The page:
Health-focused cereal brand Magic Spoon wants to make the breakfast staple cool again.
The New York-based startup announced a $5.5 million seed round “to reimagine cereal” and expand to more consumers. With dietary preferences shifting in recent years, interest in sugary, pre-packaged meals has been on the decline. As Vox wrote in August, companies like Magic Spoon are reinventing cold cereal for the grain-fearing generation.
Magic Spoon currently offers four nostalgia-inspired flavors—frosted, cinnamon, fruity and cocoa. However, unlike the high-sugar versions of your childhood favorites, these versions promise a “high-protein, low-carb, guilt-free indulgence.”
The interest in this category has evidently been high, as Magic Spoon’s investors include some of the biggest names in millennial-friendly, direct-to-consumer startups. Backers include Allbirds co-founder Joey Zwillinger, Harry’s co-founder Jeff Raider, Warby Parker co-founders Dave Gilboa and Neil Blumenthal, and FabFitFun co-founders Michael Broukhim and Daniel Broukhim, among several others, including drummer Questlove of The Roots. The funding round was led by Lightspeed Venture Partners, with Collaborative Fund, Wild Ventures and DGNL Ventures also taking part.
“With this round of funding, we received interest and backing from other incredible founders in the direct-to-consumer space including Joey Zwillinger, Jeff Raider, Neil Blumenthal and more,” Magic Spoon co-founder Gabi Lewis told Observer. “As true challengers within their respective fields, their support underscores our mission to change how consumers search for and purchase cereal, and shows that recreating childhood nostalgia is something that resonates with people of all ages and within all industries.”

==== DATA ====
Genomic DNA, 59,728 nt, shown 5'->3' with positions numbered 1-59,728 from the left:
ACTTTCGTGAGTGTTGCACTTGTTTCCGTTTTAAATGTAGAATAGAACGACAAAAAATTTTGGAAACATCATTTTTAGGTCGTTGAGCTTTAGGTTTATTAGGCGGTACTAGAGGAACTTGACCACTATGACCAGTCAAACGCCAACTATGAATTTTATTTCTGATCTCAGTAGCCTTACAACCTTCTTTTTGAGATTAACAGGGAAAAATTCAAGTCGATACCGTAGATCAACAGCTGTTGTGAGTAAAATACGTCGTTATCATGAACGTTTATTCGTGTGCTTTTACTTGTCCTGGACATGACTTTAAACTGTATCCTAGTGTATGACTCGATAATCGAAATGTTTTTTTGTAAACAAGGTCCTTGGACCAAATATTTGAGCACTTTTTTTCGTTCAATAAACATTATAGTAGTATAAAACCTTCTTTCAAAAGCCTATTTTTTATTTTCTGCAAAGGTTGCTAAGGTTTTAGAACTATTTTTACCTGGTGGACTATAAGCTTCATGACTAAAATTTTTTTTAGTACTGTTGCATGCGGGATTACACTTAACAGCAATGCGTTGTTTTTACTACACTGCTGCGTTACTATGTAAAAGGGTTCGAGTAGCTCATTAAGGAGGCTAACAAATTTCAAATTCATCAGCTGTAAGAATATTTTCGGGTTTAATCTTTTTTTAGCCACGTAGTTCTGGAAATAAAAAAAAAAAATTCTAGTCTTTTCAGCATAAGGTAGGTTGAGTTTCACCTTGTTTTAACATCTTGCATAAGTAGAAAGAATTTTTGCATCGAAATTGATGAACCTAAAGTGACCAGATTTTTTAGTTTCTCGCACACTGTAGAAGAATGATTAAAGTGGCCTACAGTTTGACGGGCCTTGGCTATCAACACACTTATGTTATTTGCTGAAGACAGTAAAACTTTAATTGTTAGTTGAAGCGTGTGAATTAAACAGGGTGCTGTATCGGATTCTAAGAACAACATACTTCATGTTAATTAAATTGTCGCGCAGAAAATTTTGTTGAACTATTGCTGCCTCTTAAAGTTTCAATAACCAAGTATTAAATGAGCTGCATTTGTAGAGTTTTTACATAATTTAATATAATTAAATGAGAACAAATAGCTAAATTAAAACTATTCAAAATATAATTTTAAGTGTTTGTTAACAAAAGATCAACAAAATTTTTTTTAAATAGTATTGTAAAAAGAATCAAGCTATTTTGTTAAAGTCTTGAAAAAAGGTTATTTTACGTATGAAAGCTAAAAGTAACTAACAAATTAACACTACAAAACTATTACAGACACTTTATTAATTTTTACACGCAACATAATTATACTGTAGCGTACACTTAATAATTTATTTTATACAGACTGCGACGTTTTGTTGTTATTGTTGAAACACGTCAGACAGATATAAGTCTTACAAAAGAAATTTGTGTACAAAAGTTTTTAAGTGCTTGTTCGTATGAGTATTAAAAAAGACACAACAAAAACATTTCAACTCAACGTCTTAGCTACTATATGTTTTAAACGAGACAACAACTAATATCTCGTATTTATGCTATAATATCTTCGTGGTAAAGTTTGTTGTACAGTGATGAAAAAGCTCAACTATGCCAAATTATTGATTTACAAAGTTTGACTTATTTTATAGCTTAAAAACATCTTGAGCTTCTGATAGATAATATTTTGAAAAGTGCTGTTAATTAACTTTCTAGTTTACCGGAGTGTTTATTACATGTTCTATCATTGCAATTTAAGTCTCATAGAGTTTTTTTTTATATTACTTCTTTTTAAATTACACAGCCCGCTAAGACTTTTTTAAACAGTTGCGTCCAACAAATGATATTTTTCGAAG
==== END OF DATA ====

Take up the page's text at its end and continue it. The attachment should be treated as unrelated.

The fresh venture capital will be used to scale cereal sales, growing the monthly subscriptions available through the Magic Spoon website. But don’t expect to pick up the company’s keto- and paleo-friendly offerings at your local grocery store just yet; co-founder Greg Sewitz told Observer that the startup will be maintaining its sales via e-commerce for now.
“Right now, Magic Spoon is continuing to focus on the direct-to-consumer model, as it allows us to have an intimate, one-on-one relationship with our consumers and be nimble in our approach to product development,” Sewitz explained. “Eventually, we see Magic Spoon in all places where cereal is sold, which includes brick and mortar retail.”